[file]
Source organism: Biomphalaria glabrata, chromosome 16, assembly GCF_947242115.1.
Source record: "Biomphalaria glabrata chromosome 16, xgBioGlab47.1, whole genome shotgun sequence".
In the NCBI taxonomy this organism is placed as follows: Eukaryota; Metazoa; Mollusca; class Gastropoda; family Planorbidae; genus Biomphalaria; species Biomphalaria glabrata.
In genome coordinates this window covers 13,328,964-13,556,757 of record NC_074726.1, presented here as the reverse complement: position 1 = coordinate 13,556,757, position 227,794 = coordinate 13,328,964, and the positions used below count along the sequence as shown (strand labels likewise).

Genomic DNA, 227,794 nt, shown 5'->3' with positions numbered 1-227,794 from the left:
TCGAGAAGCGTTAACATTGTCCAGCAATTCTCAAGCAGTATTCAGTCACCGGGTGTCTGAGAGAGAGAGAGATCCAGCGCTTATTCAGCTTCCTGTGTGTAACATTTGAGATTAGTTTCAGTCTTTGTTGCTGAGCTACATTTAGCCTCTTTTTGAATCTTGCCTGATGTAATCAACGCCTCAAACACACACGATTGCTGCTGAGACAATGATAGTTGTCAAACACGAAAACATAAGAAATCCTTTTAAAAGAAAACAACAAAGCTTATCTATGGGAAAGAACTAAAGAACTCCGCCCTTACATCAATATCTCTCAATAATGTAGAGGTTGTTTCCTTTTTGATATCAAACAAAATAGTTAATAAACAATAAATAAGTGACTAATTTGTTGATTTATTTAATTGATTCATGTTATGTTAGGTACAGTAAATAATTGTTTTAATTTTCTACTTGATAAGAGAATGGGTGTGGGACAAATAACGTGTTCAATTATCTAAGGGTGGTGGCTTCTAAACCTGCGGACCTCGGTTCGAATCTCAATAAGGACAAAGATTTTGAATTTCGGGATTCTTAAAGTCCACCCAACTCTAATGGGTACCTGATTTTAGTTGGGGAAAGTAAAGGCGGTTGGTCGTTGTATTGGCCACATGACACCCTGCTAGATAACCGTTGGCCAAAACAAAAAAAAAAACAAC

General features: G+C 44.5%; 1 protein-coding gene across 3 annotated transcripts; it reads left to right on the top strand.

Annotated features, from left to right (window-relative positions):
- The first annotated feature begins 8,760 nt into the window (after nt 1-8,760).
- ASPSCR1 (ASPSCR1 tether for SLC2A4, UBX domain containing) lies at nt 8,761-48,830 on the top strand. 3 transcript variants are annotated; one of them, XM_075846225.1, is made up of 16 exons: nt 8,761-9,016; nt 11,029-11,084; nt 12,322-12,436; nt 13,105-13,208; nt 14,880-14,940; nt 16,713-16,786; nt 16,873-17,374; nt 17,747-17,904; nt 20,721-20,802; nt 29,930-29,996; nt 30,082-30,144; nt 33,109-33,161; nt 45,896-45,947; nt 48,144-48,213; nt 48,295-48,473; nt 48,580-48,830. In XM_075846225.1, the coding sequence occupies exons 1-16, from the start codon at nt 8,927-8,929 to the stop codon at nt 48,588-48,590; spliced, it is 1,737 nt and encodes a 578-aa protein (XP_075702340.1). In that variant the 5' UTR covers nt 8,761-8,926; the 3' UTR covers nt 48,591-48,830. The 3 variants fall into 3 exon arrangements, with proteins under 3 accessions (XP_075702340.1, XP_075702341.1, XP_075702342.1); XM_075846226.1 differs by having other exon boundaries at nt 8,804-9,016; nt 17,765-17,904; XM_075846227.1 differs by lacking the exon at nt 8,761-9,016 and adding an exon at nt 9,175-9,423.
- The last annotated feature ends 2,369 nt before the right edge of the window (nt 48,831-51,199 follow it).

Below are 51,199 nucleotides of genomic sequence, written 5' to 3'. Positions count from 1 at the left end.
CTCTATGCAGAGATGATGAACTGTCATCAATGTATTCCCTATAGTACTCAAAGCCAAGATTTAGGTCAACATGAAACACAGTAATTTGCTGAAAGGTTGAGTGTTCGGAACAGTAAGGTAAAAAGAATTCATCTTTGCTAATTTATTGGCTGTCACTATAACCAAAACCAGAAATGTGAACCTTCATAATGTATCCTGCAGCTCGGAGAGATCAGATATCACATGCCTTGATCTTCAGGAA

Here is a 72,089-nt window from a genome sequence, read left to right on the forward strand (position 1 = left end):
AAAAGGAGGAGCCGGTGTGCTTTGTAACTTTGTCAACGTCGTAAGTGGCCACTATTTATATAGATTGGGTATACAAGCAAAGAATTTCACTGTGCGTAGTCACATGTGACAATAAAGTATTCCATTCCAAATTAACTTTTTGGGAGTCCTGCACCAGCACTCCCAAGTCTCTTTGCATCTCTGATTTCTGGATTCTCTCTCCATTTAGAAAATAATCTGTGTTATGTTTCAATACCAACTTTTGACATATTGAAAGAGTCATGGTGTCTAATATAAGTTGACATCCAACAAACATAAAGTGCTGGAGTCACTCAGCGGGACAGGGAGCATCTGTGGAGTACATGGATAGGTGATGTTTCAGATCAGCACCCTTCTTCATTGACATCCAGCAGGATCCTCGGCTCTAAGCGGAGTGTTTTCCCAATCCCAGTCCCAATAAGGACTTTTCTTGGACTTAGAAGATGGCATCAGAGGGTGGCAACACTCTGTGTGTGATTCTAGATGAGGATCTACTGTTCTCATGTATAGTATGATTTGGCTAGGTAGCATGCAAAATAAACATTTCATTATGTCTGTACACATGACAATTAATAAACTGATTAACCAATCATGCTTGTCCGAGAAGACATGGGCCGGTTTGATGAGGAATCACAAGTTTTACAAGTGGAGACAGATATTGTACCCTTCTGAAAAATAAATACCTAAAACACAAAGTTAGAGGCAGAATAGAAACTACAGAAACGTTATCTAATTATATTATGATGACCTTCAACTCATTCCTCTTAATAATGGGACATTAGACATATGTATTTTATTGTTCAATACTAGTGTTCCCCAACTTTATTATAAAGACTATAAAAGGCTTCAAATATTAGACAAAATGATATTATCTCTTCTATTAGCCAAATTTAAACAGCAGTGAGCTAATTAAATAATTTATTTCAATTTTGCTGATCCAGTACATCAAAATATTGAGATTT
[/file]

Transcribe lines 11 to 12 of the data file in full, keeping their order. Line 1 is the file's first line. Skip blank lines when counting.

- The last annotated feature ends 2,369 nt before the right edge of the window (nt 48,831-51,199 follow it).

Below are 51,199 nucleotides of genomic sequence, written 5' to 3'. Positions count from 1 at the left end.